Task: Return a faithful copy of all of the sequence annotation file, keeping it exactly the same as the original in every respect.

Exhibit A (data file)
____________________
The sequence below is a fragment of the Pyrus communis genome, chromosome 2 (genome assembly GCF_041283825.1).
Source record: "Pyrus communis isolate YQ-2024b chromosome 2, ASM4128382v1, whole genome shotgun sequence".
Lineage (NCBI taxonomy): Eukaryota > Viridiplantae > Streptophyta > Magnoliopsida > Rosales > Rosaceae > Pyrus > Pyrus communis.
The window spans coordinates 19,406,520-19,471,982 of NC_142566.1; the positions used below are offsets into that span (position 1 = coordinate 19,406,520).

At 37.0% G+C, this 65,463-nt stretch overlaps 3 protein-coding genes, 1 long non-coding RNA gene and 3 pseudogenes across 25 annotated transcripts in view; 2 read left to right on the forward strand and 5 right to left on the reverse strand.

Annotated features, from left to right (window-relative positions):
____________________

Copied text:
The sequence below is a fragment of the Pyrus communis genome, chromosome 2 (genome assembly GCF_041283825.1).
Source record: "Pyrus communis isolate YQ-2024b chromosome 2, ASM4128382v1, whole genome shotgun sequence".
Lineage (NCBI taxonomy): Eukaryota > Viridiplantae > Streptophyta > Magnoliopsida > Rosales > Rosaceae > Pyrus > Pyrus communis.
The window spans coordinates 19,406,520-19,471,982 of NC_142566.1; the positions used below are offsets into that span (position 1 = coordinate 19,406,520).

At 37.0% G+C, this 65,463-nt stretch overlaps 3 protein-coding genes, 1 long non-coding RNA gene and 3 pseudogenes across 25 annotated transcripts in view; 2 read left to right on the forward strand and 5 right to left on the reverse strand.

Annotated features, from left to right (window-relative positions):